If the information that comes before the colon cannot stand alone, then you shouldn’t use a colon there.
We often use colons to set up lists or series of items when we want to emphasize the list or series for some reason. We use the colon in such cases to point to the information that comes after it. But the main rule for using colons still applies: the information that comes before the colon must be a complete sentence.

Give an example
The AMA has identified four major symptoms of drug abuse:

* Red eyes,
* Problems with comprehension,
* Withdrawal from social interaction, and
* Depression.
If you haven’t already noticed the pattern, let me say again, when you use a colon to introduce a quotation, the information that comes before the colon must be a complete sentence.

Give an example:
Ex.: Frederick expresses his concern about heart disease: “Deaths from heart disease in America will increase five-fold in the next twenty years.”
use a semicolon to:
link two independent clauses

Some people write with a word processor; others write with a pen or pencil.
use a semicolon to:
link clauses connected by conjunctive adverbs or transitional phrases:

But however they choose to write, people are allowed to make their own decisions; as a result, many people swear by their writing methods.
Why Should Your Essay Contain A Thesis Statement?
* to test your ideas by distilling them into a sentence or two
* to better organize and develop your argument
* to provide your reader with a “guide” to your argument
How to Tell a Strong Thesis Sentence from a Weak One.
1. A strong thesis takes some sort of stand.

2. A strong thesis justifies discussion.

3. A strong thesis expresses one main idea.

4. A strong thesis statement is specific.
Odyssey theme:
The power of cunning over strength
If the Iliad is about strength, the Odyssey is about cunning, a difference that becomes apparent in the very first lines of the epics. Whereas the Iliad tells the story of the rage of Achilles, the strongest hero in the Greek army, the Odyssey focuses on a “man of twists and turns” (1.1). Odysseus does have extraordinary strength, as he demonstrates in Book 21 by being the only man who can string the bow. But he relies much more on mind than muscle, a tendency that his encounters showcase. He knows that he cannot overpower Polyphemus, for example, and that, even if he were able to do so, he wouldn’t be able to budge the boulder from the door. He thus schemes around his disadvantage in strength by exploiting Po1yphemus’s stupidity. Though he does use violence to put out Polyphemus’s single eye, this display of strength is part of a larger plan to deceive the brute.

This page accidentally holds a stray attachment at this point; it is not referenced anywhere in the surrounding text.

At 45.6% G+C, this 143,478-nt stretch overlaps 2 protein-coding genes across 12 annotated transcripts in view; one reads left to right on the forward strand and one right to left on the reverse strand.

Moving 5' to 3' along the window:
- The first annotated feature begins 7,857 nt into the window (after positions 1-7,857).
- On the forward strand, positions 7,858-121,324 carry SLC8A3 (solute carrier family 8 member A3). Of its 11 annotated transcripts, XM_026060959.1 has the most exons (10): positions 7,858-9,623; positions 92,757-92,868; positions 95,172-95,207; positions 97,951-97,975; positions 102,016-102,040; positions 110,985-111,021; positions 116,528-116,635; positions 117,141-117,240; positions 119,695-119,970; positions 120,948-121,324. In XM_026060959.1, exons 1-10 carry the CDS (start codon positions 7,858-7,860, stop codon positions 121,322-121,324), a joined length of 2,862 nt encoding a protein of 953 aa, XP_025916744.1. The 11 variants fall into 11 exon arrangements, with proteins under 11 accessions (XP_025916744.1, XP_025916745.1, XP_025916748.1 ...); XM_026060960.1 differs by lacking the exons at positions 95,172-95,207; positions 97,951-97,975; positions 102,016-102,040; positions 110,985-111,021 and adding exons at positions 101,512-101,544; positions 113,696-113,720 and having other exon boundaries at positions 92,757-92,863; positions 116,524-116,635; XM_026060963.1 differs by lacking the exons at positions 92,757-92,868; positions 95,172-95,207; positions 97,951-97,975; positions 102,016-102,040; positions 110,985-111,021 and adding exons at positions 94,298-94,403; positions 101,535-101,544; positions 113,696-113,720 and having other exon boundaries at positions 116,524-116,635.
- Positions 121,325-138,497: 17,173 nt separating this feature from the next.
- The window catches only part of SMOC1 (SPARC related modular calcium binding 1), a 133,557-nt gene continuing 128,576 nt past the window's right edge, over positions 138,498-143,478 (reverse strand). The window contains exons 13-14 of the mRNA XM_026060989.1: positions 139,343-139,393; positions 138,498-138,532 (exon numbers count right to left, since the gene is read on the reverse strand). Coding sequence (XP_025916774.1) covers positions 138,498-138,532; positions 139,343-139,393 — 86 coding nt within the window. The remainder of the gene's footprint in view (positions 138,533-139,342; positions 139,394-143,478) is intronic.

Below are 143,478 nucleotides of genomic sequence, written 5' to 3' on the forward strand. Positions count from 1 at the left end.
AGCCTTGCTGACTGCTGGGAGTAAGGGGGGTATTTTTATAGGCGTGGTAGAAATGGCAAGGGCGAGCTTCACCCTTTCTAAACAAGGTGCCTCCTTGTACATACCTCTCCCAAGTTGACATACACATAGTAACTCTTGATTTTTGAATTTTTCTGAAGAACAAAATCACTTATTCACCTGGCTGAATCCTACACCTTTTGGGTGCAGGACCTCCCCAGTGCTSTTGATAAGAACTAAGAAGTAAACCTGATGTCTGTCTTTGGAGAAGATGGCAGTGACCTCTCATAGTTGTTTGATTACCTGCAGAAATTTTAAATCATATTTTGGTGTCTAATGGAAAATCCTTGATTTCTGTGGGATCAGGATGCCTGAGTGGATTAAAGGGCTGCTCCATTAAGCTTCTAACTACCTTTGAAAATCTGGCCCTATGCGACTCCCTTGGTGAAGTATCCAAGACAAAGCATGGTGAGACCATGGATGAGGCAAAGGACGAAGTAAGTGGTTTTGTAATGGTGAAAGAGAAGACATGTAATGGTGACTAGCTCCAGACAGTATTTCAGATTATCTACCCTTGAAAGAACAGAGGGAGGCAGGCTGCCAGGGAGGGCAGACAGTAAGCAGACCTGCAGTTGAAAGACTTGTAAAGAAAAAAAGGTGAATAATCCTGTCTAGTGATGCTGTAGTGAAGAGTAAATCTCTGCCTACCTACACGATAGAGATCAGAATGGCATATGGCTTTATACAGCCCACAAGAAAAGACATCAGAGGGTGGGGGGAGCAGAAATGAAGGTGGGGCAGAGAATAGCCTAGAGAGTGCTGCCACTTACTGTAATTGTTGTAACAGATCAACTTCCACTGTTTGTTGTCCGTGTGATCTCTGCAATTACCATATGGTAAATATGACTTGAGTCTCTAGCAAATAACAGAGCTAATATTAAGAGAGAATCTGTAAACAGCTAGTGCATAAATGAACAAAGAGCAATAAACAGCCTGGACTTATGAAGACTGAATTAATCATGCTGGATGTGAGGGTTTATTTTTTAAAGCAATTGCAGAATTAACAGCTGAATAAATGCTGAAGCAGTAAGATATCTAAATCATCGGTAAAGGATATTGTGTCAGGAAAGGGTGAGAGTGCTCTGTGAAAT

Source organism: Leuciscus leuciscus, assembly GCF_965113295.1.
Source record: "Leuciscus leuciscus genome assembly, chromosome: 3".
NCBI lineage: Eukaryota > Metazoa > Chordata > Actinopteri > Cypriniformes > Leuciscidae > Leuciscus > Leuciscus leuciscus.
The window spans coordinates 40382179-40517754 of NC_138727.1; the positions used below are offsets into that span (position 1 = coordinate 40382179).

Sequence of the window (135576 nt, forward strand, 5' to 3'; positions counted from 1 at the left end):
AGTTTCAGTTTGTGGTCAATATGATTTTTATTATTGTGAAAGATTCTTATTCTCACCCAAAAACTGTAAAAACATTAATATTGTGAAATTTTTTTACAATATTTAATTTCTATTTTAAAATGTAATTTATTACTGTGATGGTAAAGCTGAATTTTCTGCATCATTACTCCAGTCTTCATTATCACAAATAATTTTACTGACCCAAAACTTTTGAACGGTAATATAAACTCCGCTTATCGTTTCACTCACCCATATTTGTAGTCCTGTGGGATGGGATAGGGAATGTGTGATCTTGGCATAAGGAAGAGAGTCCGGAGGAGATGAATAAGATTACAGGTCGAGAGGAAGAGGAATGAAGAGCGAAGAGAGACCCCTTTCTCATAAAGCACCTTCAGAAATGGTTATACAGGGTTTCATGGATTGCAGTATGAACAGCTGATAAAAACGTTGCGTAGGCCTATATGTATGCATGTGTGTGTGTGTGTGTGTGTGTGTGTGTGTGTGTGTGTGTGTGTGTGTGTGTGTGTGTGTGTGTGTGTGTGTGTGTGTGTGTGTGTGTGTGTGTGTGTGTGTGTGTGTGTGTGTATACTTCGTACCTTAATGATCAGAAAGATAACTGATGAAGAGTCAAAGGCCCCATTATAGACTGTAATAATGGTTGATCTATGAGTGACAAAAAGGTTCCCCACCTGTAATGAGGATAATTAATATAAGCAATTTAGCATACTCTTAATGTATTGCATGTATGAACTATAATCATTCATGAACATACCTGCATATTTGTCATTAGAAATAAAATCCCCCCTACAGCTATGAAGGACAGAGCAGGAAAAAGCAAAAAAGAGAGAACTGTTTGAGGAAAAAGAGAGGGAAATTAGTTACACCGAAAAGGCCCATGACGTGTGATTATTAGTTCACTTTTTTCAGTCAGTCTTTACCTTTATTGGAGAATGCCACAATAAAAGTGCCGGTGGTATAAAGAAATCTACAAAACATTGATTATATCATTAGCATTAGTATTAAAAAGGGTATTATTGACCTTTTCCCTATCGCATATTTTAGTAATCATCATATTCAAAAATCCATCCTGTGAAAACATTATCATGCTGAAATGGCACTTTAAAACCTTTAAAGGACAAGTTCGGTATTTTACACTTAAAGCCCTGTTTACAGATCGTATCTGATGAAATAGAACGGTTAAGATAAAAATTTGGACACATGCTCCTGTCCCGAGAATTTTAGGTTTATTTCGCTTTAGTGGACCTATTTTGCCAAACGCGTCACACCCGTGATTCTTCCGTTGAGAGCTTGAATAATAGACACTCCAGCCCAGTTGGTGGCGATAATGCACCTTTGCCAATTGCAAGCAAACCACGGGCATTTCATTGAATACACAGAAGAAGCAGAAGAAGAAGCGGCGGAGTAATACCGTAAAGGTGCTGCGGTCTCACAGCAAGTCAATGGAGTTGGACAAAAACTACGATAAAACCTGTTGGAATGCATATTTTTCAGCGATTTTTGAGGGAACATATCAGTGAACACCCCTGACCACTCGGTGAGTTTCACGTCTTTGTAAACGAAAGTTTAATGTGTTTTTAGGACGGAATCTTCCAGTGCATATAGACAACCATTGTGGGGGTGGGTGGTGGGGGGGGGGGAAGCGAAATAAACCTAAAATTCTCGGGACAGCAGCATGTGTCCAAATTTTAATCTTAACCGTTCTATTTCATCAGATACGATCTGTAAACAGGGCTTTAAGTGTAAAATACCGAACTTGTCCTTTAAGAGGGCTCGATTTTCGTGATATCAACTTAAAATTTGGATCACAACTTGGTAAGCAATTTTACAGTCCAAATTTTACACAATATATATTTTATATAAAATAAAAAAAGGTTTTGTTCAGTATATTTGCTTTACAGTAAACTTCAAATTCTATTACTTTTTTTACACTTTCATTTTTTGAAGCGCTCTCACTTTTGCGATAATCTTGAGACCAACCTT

Odyssey theme:
The pitfalls of temptation
The initial act that frustrated so many Achaeans’ homecoming was the work of an Achaean himself: Ajax (the “Lesser” Ajax, a relatively unimportant figure not to be confused with the “Greater” Ajax, whom Odysseus meets in Hades) raped the Trojan priestess Cassandra in a temple while the Greeks were plundering the fallen city. That act of impulse, impiety, and stupidity brought the wrath of Athena upon the Achaean fleet and set in motion the chain of events that turned Odysseus’s homecoming into a long nightmare. It is fit that the Odyssey is motivated by such an event, for many of the pitfalls that Odysseus and his men face are likewise obstacles that arise out of mortal weakness and the inability to control it. The submission to temptation or recklessness either angers the gods or distracts Odysseus and the members of his crew from their journey: they yield to hunger and slaughter the Sun’s flocks, and they eat the fruit of the lotus and forget about their homes.
Odyssey theme:
Home, wandering, and fidelity:
The title of The Odyssey has given us a word to describe a journey of epic proportions. Throughout his travels, Odysseus' central emotion is loneliness. We first encounter him as he pines away for home, alone on Kalypso's beach, and he is not above weeping when thinking of home at other points. He also endures great loss through the deaths of his brothers-in-arms from the Trojan War and his shipmates afterward. Loneliness pervades the emotions of other characters; Penelope is nearly in constant tears over her absent husband, Telemakhos has never known his legendary father, and Odysseus' mother explains that loneliness caused her death.
Odyssey theme:
Odysseus' most prominent characteristic is his cunning; Homer's Greek audience generally admired the trait but occasionally disdained it for its dishonest connotations. Odysseus' skill at improvising false stories or devising plans is nearly incomparable in Western literature. His Trojan horse scheme (recounted here and written about in The Iliad) and his multiple tricks against Polyphemos are shining examples of his ingenuity, especially when getting out of jams.
Odyssey theme:
Thinking of hospitality as a major theme in a literary work may seem odd to modern readers. In Homer’s world, however, hospitality is essential. Fagles and Knox (p. 45) refer to hospitality as a dominant part of “the only code of moral conduct that obtains in the insecure world of The Odyssey.”